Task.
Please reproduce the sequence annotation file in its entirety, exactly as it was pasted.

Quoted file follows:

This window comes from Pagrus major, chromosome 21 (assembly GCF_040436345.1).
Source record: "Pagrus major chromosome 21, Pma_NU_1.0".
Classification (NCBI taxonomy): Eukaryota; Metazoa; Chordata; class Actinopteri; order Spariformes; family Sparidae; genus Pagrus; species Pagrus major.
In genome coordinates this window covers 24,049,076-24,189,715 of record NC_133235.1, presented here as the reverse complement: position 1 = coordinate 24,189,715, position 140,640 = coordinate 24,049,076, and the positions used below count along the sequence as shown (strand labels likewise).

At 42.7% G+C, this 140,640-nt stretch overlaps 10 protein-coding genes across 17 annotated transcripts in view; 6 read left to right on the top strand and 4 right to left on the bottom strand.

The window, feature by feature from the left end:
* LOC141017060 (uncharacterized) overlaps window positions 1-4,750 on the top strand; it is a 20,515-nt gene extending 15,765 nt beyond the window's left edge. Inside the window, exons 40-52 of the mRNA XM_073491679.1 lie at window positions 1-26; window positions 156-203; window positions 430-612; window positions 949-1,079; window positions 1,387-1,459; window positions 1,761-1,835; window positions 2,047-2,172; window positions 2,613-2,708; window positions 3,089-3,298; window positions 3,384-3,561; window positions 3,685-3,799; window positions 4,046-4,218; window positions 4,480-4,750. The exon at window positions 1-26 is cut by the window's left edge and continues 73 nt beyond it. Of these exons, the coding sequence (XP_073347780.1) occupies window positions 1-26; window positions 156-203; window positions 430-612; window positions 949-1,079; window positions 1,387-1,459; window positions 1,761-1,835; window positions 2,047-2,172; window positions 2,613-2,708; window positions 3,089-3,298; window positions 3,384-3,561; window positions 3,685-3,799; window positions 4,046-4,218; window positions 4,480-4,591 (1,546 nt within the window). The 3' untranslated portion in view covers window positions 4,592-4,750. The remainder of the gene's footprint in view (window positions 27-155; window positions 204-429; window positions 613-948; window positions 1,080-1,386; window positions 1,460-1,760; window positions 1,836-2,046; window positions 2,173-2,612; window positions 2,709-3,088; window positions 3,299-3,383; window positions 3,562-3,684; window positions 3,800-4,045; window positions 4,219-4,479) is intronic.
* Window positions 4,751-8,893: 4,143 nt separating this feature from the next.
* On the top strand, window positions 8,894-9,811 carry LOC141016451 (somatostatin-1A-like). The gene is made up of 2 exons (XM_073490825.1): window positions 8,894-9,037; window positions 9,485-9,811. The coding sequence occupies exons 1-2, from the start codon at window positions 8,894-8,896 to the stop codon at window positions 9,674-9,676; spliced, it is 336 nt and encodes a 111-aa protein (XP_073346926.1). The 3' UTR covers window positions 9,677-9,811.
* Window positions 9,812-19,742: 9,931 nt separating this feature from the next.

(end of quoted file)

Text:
This window comes from Pagrus major, chromosome 21 (assembly GCF_040436345.1).
Source record: "Pagrus major chromosome 21, Pma_NU_1.0".
Classification (NCBI taxonomy): Eukaryota; Metazoa; Chordata; class Actinopteri; order Spariformes; family Sparidae; genus Pagrus; species Pagrus major.
In genome coordinates this window covers 24,049,076-24,189,715 of record NC_133235.1, presented here as the reverse complement: position 1 = coordinate 24,189,715, position 140,640 = coordinate 24,049,076, and the positions used below count along the sequence as shown (strand labels likewise).

At 42.7% G+C, this 140,640-nt stretch overlaps 10 protein-coding genes across 17 annotated transcripts in view; 6 read left to right on the top strand and 4 right to left on the bottom strand.

The window, feature by feature from the left end:
* LOC141017060 (uncharacterized) overlaps window positions 1-4,750 on the top strand; it is a 20,515-nt gene extending 15,765 nt beyond the window's left edge. Inside the window, exons 40-52 of the mRNA XM_073491679.1 lie at window positions 1-26; window positions 156-203; window positions 430-612; window positions 949-1,079; window positions 1,387-1,459; window positions 1,761-1,835; window positions 2,047-2,172; window positions 2,613-2,708; window positions 3,089-3,298; window positions 3,384-3,561; window positions 3,685-3,799; window positions 4,046-4,218; window positions 4,480-4,750. The exon at window positions 1-26 is cut by the window's left edge and continues 73 nt beyond it. Of these exons, the coding sequence (XP_073347780.1) occupies window positions 1-26; window positions 156-203; window positions 430-612; window positions 949-1,079; window positions 1,387-1,459; window positions 1,761-1,835; window positions 2,047-2,172; window positions 2,613-2,708; window positions 3,089-3,298; window positions 3,384-3,561; window positions 3,685-3,799; window positions 4,046-4,218; window positions 4,480-4,591 (1,546 nt within the window). The 3' untranslated portion in view covers window positions 4,592-4,750. The remainder of the gene's footprint in view (window positions 27-155; window positions 204-429; window positions 613-948; window positions 1,080-1,386; window positions 1,460-1,760; window positions 1,836-2,046; window positions 2,173-2,612; window positions 2,709-3,088; window positions 3,299-3,383; window positions 3,562-3,684; window positions 3,800-4,045; window positions 4,219-4,479) is intronic.
* Window positions 4,751-8,893: 4,143 nt separating this feature from the next.
* On the top strand, window positions 8,894-9,811 carry LOC141016451 (somatostatin-1A-like). The gene is made up of 2 exons (XM_073490825.1): window positions 8,894-9,037; window positions 9,485-9,811. The coding sequence occupies exons 1-2, from the start codon at window positions 8,894-8,896 to the stop codon at window positions 9,674-9,676; spliced, it is 336 nt and encodes a 111-aa protein (XP_073346926.1). The 3' UTR covers window positions 9,677-9,811.
* Window positions 9,812-19,742: 9,931 nt separating this feature from the next.